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More than a dozen prominent cybersecurity experts hit out at Apple on Thursday for relying on "dangerous technology" in its controversial plan to detect child sexual abuse images on iPhones (via The New York Times).

Child-Safety-Feature-Purple.jpg

The damning criticism came in a new 46-page study by researchers that looked at plans by Apple and the European Union to monitor people's phones for illicit material, and called the efforts ineffective and dangerous strategies that would embolden government surveillance.

Announced in August, the planned features include client-side (i.e. on-device) scanning of users' iCloud Photos libraries for Child Sexual Abuse Material (CSAM), Communication Safety to warn children and their parents when receiving or sending sexually explicit photos, and expanded CSAM guidance in Siri and Search.

According to the researchers, documents released by the European Union suggest that the bloc's governing body are seeking a similar program that would scan encrypted phones for both child sexual abuse as well as signs of organized crime and terrorist-related imagery.

"It should be a national-security priority to resist attempts to spy on and influence law-abiding citizens," said the researchers, who added they were publishing their findings now to inform the European Union of the dangers of its plan.
"The expansion of the surveillance powers of the state really is passing a red line," said Ross Anderson, a professor of security engineering at the University of Cambridge and a member of the group.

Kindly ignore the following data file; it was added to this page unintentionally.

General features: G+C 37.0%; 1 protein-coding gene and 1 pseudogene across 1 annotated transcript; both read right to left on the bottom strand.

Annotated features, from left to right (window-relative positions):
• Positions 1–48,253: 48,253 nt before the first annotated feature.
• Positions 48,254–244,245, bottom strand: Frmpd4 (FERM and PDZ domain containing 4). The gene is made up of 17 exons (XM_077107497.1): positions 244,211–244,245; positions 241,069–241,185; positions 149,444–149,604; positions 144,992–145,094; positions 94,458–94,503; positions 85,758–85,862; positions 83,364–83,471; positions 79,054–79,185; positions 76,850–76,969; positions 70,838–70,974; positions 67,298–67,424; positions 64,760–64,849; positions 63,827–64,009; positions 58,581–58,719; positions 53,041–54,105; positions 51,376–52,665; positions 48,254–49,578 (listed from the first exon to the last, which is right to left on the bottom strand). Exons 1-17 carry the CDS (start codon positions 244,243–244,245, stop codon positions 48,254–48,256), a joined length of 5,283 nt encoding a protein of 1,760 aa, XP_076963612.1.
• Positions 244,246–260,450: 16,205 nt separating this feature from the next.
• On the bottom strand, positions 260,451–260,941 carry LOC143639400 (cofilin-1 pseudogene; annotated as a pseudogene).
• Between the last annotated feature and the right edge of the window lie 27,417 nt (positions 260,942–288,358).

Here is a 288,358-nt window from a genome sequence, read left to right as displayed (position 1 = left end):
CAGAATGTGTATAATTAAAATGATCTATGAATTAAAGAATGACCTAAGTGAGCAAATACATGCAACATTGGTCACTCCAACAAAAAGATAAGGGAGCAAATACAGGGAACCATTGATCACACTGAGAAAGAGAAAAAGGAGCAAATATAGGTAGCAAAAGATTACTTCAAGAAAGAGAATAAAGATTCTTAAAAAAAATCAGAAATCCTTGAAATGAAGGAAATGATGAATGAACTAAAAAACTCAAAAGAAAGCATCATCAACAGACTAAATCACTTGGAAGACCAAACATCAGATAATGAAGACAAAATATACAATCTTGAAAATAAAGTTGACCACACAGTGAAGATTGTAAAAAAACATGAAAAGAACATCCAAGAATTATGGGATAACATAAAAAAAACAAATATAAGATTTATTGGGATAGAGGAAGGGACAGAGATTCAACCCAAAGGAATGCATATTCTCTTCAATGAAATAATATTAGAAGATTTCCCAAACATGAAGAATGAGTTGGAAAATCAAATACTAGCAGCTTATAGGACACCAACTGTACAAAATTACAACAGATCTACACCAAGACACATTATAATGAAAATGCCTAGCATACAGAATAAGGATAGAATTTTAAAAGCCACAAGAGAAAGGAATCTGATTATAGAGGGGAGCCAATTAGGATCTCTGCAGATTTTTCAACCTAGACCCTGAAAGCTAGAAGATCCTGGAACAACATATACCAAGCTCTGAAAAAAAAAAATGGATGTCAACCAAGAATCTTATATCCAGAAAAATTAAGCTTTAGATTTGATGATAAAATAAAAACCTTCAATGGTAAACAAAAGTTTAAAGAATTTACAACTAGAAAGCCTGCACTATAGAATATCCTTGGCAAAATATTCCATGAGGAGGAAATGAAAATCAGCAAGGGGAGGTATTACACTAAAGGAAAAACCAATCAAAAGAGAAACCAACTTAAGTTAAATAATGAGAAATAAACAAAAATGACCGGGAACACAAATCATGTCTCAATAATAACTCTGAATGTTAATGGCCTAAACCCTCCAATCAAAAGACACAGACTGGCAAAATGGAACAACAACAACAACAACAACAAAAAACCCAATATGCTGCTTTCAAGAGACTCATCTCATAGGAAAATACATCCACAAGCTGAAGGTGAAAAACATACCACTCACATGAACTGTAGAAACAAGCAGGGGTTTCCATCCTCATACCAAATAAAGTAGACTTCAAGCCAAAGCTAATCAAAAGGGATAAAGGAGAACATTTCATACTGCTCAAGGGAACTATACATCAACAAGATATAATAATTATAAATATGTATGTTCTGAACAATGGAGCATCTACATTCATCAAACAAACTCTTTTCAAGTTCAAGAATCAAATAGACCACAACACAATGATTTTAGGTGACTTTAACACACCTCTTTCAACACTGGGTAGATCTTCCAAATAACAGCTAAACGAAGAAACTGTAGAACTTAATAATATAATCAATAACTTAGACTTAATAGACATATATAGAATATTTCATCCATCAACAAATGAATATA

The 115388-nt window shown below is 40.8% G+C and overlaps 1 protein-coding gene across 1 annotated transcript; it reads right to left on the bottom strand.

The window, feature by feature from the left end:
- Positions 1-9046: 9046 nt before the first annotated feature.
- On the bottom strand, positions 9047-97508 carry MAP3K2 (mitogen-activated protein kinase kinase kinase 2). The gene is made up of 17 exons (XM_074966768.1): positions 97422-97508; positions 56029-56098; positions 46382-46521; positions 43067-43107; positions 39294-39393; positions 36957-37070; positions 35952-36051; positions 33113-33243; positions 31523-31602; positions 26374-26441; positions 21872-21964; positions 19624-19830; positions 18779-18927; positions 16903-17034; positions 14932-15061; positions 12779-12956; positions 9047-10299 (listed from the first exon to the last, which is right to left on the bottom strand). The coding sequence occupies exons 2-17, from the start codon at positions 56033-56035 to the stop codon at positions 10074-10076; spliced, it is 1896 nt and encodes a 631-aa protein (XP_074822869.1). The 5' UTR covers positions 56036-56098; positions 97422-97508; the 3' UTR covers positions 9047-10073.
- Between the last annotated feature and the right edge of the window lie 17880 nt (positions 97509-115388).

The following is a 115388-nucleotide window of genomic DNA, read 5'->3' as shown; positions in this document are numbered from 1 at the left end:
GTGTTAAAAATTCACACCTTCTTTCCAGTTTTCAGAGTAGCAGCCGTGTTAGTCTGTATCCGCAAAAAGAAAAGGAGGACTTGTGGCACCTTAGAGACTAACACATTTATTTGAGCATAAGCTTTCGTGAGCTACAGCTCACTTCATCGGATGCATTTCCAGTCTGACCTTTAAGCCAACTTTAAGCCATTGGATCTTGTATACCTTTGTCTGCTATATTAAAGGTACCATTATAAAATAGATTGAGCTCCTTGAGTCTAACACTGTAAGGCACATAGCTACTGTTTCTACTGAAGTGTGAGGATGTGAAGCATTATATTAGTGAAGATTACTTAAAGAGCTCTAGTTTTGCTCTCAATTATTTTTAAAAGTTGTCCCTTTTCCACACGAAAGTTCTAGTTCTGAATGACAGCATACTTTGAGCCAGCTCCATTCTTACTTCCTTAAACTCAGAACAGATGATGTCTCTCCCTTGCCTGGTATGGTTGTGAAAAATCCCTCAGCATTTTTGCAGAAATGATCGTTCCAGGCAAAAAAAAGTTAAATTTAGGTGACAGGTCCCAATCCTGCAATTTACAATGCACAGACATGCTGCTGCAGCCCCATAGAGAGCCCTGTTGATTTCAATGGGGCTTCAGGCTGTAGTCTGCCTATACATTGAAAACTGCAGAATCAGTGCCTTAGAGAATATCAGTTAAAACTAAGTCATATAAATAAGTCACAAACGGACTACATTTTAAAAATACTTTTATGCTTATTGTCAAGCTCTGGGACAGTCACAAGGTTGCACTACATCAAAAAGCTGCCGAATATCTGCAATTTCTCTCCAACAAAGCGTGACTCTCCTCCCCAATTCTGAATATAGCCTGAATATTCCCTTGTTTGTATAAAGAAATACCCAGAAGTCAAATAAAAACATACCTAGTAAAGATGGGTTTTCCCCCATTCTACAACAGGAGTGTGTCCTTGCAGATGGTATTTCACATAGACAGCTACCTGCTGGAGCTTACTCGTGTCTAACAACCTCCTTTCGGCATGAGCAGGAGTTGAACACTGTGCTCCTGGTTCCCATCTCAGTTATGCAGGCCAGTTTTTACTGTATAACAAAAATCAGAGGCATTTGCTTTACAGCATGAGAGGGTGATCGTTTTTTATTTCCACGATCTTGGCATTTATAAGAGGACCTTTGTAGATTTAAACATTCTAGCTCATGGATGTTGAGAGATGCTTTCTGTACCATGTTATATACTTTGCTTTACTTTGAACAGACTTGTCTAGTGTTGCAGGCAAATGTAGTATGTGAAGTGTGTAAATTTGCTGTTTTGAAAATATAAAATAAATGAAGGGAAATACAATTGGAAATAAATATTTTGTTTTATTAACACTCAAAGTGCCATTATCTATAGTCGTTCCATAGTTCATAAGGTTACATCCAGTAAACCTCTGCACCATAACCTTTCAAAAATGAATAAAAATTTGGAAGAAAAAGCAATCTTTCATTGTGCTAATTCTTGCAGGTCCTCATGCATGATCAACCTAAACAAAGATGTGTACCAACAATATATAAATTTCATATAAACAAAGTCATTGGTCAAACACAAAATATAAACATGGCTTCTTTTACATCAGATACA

Aside from surveillance concerns, the researchers said, their findings indicated that the technology was not effective at identifying images of child sexual abuse. Within days of Apple's announcement, they said, people had pointed out ways to avoid detection by editing the images slightly.

"It's allowing scanning of a personal private device without any probable cause for anything illegitimate being done," added another member of the group, Susan Landau, a professor of cybersecurity and policy at Tufts University. "It's extraordinarily dangerous. It's dangerous for business, national security, for public safety and for privacy."
The cybersecurity researchers said they had begun their study before Apple's announcement, and were publishing their findings now to inform the European Union of the dangers of its own similar plans.

Apple has faced significant criticism from privacy advocates, security researchers, cryptography experts, academics, politicians, and even employees within the company for its decision to deploy the technology in a future update to iOS 15 and iPadOS 15.